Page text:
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Tools in project
By Mariusz Zielinski

It is astonishing how much we can gain by using right tools in our projects. Generally it is obvious that better tools provide better performance and help to achieve better results. If so, ask yourself how often you calculate profitability of purchasing new tools. I suppose not so often, though we know that the total cost of development, engineers performance and the future of the organization, may sometimes depend on a single purchase / development decision.

Let’s analyze an example:

We are to realize a project based on standard components with only one new element. The new element must be developed and integrated with our regular environment. To make it easier let’s assume that the element is described by some standards and we are not able to negotiate this issue with the customer! It is a must issue and will be certified in detail.

Usually we:

  • Organize schedule in such a way as to detect possible problems related with the new element as soon as possible.
  • Allow additional time to learn the new technology and deal with potential problems
  • Manage the risk related to the development of this new element

During the project execution we usually face problems which cost us some extra work, but thanks to our plan we are able to finalize our projects within the scheduled time and budget. Then we can sit back in the armchair, and think “Success!”.

But the real success depends on the way we have selected.

Example 1: Minimum additional expenditures

“The budget is not made of rubber; it will not stretch to cover everything”. – We didn’t have enough resources to buy or create any additional tools.

  • Our project schedule has necessary buffers for surprises because we are not able to negotiate the deadline.
  • Some of our people probably had to work overtime to meet the deadline.
  • Our QA spent significant part of their time testing the new element and its surrounding.
  • Next project using this new element may still require some more testing around this area.

But well, new elements always cost more anyway.

Example 2: Budget assigned for tools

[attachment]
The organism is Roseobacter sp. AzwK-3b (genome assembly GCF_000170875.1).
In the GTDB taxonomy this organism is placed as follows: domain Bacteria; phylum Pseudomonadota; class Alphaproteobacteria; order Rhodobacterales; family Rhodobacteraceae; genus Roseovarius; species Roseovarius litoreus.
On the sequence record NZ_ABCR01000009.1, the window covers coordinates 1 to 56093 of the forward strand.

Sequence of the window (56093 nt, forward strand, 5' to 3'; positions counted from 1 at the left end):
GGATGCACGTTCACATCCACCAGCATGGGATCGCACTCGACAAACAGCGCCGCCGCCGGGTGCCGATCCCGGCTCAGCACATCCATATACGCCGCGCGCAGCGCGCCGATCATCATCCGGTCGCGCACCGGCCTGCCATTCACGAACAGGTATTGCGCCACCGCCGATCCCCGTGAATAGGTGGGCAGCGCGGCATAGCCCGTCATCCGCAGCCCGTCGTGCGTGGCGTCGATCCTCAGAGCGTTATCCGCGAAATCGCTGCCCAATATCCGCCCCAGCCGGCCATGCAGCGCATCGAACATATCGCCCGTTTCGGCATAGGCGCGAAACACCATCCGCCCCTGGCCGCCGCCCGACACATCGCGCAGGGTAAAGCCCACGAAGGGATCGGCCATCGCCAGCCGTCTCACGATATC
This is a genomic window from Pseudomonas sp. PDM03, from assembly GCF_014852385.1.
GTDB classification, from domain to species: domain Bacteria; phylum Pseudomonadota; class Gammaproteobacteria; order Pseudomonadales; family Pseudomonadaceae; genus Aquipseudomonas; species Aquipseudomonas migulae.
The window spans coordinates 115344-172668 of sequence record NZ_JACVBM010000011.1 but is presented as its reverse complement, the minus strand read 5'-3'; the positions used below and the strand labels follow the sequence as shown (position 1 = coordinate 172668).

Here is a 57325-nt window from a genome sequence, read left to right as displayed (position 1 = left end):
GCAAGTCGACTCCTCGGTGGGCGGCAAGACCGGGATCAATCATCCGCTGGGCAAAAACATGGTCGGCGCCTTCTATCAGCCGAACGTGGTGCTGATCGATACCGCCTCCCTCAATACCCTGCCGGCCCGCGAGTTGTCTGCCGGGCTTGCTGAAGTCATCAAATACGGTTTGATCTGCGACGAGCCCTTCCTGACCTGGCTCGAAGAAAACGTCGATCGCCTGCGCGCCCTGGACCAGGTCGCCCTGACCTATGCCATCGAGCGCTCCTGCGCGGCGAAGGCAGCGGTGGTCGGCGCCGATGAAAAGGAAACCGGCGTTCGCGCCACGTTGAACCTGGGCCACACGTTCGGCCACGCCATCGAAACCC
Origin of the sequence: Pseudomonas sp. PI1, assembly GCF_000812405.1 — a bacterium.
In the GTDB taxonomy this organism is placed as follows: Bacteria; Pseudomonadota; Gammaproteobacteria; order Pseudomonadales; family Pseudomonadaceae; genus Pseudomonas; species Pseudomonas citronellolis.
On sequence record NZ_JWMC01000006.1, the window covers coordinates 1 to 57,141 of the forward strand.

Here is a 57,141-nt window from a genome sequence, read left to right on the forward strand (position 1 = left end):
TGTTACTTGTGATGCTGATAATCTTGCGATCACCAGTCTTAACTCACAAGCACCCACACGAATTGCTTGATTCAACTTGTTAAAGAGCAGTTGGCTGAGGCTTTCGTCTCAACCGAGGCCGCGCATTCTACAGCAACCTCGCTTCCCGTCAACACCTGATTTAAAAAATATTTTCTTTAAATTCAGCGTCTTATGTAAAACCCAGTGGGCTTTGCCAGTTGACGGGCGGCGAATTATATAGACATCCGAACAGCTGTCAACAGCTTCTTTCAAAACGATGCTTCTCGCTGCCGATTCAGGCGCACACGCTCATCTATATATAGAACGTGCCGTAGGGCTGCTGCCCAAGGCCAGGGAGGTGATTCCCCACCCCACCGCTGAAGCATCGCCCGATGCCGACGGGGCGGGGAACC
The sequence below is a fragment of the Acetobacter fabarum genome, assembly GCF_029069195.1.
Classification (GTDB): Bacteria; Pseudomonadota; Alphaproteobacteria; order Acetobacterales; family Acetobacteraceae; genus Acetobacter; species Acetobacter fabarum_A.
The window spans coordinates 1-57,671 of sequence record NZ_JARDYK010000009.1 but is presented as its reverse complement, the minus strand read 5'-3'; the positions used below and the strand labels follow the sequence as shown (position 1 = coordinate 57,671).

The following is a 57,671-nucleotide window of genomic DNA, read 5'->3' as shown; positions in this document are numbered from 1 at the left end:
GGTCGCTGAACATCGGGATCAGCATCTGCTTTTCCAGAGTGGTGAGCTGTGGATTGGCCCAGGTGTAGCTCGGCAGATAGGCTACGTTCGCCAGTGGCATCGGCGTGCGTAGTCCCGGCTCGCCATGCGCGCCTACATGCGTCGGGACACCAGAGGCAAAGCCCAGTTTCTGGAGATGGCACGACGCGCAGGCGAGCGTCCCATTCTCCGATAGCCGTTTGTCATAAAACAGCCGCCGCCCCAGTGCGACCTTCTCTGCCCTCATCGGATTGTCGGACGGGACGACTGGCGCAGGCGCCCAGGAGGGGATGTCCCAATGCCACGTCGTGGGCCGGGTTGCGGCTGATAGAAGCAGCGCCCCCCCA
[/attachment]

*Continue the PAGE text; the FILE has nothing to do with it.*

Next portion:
• We are able to purchase some tools or delegate an engineer to develop the necessary tools.
  • Our people have more comfortable development environment and can identify most of the problems related with the new element very early into the project.
  • Our QA can start from very sophisticated test-cases because the new element is already almost operational.
  • Our engineers are able to quickly reproduce and analyze the issue reported by customer
  • Our people do not need to work overtime to fix all bugs related with the new element.
  • The new element easily becomes one of our strengths distinguishing us from other competitors
  • Our tools can be improved or combined with other ones and create new value for our company.

Everything depends on the concrete situation, budget, time and resources; however it is good to be aware how the tools may be essential for current and future projects. Reasonable investment in new tools may increase our competitiveness on the market, reduce cost and improve motivation of employees.

Mariusz Zielinski is a project manager at Samsung Electronics R&D. Create software for digital TV receivers (STB & PVR). Previously he co-founded SCMA Company and was the author of software for security and protection centers. He also managed a mobile robot project for Polish Astronautics Society (PTA) and led a team of developers of a computer game, “Tridonis”. Mariusz graduated with a Master of Science degree from University of Gdansk and has completed post-graduate studies for IT Project Managers at the Warsaw University of Technology.

His blog: Manage Yourself first

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